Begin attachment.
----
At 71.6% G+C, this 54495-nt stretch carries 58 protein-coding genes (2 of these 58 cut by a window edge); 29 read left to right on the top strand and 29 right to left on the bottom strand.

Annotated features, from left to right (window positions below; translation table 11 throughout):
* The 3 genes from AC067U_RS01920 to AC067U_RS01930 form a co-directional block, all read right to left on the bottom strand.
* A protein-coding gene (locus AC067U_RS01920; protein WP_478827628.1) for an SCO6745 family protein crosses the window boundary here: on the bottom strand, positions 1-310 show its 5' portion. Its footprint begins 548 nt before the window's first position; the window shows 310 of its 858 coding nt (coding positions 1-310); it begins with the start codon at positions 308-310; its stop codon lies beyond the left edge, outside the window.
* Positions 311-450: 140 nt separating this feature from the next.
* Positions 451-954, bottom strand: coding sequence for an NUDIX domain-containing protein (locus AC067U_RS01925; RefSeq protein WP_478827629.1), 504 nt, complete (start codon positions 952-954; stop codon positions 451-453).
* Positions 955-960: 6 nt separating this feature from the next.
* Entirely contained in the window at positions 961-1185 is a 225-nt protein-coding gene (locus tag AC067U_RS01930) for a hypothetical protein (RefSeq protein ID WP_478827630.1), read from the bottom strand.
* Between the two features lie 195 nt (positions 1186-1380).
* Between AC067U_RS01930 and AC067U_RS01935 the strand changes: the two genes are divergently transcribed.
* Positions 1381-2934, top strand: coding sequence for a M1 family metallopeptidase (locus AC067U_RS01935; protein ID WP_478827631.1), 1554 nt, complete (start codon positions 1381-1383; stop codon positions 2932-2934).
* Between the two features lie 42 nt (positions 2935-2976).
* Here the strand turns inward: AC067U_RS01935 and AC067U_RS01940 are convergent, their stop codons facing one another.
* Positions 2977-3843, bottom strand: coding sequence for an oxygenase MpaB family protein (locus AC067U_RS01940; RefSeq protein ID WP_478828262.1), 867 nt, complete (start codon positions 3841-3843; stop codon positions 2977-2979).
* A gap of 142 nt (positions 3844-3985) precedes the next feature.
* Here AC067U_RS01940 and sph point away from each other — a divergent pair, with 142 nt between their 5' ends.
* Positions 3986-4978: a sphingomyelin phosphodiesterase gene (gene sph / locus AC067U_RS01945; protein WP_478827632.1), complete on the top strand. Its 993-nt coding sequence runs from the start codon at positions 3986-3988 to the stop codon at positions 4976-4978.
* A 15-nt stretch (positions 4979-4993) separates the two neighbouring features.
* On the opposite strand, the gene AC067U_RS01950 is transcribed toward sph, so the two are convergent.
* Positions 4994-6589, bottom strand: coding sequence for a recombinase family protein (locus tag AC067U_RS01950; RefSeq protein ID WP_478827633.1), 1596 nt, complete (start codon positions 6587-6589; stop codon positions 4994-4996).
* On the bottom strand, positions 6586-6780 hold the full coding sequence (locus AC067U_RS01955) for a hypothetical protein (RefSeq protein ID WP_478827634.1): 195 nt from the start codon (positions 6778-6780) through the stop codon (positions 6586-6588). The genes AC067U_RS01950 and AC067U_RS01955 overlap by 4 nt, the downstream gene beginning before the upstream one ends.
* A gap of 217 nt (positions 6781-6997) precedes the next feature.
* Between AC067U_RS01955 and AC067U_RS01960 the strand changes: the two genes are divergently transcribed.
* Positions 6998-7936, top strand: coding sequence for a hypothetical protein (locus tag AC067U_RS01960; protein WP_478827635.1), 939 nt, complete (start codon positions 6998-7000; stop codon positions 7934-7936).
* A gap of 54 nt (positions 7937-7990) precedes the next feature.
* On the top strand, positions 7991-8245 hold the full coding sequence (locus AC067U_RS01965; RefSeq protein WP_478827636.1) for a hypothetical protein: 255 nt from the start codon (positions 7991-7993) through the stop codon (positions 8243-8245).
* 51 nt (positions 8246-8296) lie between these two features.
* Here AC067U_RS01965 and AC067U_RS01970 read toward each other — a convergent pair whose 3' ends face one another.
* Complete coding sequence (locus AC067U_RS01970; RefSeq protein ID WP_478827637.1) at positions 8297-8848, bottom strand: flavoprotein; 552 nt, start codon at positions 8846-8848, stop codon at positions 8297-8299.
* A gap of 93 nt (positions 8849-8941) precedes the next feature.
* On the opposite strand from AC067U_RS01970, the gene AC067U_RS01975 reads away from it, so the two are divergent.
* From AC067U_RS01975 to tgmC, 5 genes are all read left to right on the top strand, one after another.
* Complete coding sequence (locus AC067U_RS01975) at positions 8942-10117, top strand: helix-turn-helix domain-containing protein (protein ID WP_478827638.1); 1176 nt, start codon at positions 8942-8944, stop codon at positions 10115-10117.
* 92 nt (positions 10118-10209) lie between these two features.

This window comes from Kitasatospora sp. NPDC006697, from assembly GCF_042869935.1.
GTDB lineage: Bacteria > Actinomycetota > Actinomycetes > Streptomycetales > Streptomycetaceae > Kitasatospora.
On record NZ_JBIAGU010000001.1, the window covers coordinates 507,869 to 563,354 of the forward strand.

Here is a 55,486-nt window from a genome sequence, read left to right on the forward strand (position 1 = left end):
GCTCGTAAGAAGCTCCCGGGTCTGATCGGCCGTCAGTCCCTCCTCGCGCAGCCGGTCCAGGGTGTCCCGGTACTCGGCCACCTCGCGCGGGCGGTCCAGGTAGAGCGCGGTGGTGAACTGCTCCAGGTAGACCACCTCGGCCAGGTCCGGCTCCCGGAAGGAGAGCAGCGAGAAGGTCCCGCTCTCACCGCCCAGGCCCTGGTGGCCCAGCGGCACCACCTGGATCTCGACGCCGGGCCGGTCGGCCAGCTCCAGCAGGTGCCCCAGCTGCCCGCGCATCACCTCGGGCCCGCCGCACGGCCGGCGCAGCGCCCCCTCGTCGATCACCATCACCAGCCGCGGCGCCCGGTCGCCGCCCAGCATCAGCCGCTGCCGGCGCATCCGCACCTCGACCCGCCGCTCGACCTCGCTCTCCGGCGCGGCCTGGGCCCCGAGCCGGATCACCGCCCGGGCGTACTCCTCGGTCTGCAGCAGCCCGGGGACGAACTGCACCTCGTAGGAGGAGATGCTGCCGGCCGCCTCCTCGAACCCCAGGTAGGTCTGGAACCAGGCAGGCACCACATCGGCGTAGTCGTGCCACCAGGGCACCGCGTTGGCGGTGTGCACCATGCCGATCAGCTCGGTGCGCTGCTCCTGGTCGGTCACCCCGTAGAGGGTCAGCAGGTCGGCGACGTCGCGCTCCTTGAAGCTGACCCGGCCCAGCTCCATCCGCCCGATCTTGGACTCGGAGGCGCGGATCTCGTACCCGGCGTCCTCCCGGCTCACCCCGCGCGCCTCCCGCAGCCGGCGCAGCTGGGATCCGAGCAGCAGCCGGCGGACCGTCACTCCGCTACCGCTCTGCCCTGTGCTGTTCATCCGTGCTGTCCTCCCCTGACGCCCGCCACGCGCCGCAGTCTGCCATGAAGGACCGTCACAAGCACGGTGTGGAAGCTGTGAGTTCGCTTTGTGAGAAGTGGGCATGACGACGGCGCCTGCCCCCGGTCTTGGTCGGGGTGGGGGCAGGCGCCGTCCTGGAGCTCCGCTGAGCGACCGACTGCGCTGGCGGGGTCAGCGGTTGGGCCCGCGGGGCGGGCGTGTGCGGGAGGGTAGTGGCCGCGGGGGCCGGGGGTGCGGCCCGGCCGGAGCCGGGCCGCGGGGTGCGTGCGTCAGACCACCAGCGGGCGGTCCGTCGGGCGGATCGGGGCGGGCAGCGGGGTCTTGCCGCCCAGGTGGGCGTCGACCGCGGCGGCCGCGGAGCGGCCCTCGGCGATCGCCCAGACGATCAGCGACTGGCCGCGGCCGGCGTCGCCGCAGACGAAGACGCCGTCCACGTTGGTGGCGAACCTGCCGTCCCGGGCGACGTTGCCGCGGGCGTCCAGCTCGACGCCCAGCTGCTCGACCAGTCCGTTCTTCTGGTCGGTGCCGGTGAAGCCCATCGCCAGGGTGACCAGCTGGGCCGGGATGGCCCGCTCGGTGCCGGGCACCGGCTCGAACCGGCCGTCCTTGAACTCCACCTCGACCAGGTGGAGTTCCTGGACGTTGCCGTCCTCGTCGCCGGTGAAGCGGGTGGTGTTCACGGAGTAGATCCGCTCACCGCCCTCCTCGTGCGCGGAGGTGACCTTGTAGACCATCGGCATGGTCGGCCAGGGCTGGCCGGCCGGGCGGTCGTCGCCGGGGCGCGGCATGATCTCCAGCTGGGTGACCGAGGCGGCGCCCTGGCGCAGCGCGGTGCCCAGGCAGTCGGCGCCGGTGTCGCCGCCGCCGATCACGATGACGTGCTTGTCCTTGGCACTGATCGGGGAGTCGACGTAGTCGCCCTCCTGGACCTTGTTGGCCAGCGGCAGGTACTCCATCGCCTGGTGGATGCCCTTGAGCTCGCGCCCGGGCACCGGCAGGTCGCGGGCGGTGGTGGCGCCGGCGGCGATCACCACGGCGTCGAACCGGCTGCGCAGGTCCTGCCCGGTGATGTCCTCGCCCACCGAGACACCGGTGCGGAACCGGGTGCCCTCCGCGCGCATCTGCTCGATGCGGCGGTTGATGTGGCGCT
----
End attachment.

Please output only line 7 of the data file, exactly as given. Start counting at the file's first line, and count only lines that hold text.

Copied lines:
* Positions 955-960: 6 nt separating this feature from the next.